19 JULY 1957, Page 32

SIR,—What could be more ironic than the j u xtr position of

David Watt's empty theatrical column last week and the fulsome self-congratulation with which Sir Stephen King-Hall records his own magnificent contribution to the English stage? Mr. Watt can find little to commend and nothing to notice. Sir Stephen provides the reason for this barrenness. Could such, tedious, low-brow amateurishness, such limited comedy and such trite themes as presently fill (arid kill) our theatres be concocted anywhere save in a country where men like the amiable Sir Stephen write jolly little plays to please their jolly little daughters? It is bad enough to write the things, but he even gets them put on. And he wonders that they were rejected even by a few managements! Such obvious masterpieces forsooth ! Off the Record! How could they fail to see its merits? 0 blind, generation! If such brilliance can be missed then le: the theaties close; they do not deserve to survive; How could Sir Laurence fail to present a' Hallmarked masterpiece to save the doomed St. James's? 01.1' worthy to die that worshipped not at this artistic altar!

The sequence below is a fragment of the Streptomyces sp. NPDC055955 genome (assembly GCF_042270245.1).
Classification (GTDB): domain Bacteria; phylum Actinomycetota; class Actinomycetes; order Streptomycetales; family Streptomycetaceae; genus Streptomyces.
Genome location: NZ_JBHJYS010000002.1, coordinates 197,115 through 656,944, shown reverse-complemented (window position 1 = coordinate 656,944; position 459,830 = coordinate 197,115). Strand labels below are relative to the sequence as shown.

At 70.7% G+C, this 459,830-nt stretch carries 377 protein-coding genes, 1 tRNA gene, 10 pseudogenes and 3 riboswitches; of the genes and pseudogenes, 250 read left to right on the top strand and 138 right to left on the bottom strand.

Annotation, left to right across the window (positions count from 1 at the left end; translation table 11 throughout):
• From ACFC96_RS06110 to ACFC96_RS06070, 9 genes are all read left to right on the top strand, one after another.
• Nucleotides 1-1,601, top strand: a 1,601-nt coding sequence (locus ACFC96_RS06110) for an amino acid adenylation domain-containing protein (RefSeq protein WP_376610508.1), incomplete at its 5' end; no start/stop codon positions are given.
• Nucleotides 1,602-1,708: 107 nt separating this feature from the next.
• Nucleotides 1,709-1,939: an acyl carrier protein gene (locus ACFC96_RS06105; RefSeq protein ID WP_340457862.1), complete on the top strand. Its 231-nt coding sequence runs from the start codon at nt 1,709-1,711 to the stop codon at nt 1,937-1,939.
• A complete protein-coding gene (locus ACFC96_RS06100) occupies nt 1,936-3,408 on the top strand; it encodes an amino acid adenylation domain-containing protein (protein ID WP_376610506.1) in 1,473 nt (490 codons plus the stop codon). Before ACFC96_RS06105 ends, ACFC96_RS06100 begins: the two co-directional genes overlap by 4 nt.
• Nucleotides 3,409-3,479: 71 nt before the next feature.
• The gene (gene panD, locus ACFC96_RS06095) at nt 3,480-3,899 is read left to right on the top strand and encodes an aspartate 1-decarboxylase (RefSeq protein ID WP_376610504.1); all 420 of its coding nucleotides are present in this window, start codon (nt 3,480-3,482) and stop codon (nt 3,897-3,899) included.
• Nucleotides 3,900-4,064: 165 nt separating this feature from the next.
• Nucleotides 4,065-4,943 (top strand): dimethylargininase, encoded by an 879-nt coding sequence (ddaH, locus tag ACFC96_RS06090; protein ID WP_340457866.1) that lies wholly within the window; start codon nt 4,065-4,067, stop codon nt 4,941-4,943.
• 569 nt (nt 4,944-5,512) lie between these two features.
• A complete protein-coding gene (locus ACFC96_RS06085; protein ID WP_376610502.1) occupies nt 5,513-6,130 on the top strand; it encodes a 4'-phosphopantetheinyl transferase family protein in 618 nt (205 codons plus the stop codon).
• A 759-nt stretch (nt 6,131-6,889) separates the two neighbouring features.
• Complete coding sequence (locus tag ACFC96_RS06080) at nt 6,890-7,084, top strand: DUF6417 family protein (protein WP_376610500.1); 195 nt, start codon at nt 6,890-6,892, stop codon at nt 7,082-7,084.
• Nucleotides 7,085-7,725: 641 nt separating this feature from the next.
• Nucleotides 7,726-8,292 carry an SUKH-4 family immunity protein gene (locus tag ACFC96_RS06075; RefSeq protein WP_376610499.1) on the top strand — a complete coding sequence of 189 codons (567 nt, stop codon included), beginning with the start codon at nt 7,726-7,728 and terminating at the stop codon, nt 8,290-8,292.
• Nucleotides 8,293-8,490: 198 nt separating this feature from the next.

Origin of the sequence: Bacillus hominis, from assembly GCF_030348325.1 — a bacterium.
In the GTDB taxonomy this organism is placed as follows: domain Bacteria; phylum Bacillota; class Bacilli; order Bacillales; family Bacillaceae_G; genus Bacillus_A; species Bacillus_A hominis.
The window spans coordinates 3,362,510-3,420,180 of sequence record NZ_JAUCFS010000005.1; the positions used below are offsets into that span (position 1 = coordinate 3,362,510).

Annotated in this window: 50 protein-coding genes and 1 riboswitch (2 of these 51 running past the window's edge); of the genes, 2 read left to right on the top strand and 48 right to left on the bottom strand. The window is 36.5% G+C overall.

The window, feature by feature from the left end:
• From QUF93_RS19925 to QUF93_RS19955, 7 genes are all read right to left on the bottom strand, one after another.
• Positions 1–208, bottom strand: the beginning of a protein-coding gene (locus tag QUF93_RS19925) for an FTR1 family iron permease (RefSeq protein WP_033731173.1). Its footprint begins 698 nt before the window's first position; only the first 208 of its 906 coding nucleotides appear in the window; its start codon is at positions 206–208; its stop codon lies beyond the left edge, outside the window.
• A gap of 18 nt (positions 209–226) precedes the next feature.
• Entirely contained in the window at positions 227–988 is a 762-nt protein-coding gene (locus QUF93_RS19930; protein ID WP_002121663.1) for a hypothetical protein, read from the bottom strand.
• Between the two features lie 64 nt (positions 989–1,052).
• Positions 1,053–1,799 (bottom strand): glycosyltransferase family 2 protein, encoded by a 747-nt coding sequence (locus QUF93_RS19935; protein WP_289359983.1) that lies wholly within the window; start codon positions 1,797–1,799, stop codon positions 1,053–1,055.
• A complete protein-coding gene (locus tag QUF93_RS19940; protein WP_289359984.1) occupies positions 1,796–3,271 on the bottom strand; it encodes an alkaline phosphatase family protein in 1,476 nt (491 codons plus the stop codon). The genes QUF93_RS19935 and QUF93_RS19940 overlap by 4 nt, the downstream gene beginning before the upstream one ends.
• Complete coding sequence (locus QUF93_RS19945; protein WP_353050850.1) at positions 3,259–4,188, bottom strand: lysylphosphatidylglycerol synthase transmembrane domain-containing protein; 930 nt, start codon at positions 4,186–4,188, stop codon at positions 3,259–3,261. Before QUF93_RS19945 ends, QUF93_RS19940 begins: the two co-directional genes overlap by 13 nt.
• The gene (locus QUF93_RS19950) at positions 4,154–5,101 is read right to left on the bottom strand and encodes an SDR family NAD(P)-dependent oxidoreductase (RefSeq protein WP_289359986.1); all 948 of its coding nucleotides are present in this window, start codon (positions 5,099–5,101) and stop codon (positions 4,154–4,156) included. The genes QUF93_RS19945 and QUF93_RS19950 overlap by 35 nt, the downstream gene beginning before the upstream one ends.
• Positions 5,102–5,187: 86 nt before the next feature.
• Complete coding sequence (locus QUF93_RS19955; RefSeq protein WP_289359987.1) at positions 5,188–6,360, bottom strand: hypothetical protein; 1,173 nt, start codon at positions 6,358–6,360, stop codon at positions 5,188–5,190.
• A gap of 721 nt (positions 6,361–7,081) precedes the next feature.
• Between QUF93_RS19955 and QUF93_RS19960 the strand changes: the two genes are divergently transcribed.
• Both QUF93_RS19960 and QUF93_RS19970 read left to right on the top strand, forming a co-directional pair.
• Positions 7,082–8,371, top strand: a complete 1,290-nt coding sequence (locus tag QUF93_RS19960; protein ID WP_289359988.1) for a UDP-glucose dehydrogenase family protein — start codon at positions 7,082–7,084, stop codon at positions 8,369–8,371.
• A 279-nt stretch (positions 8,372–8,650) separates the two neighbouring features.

If only all of Sir Stephen's excellent, money' making plays and the dreadful matinee masterpieces like them had 'always been rejected our theatre' might not have been clogged with stupid, half-class 'farces.' If only Sir Stephen were concerned that , good plays are turned down and less worried that the commercial johnnies make a mistake occasionalltr. When the theatre is dying it is rather nauseating to s read these coy, smug articles in your columns. 1111„ sort of opportunist, boodle-conscious outlook cu: the Arts makes me, and, I hope, a lot of others, Puk.e,, We can only thank God that TV now exists, wherein such worldly competence as Sir Stephen's may receive its due canonisation. Heaven forbid that the theatre should be saved for The Middle Watch and The Iron Duchess.—Yours faithfully,

Pall Mall, SW I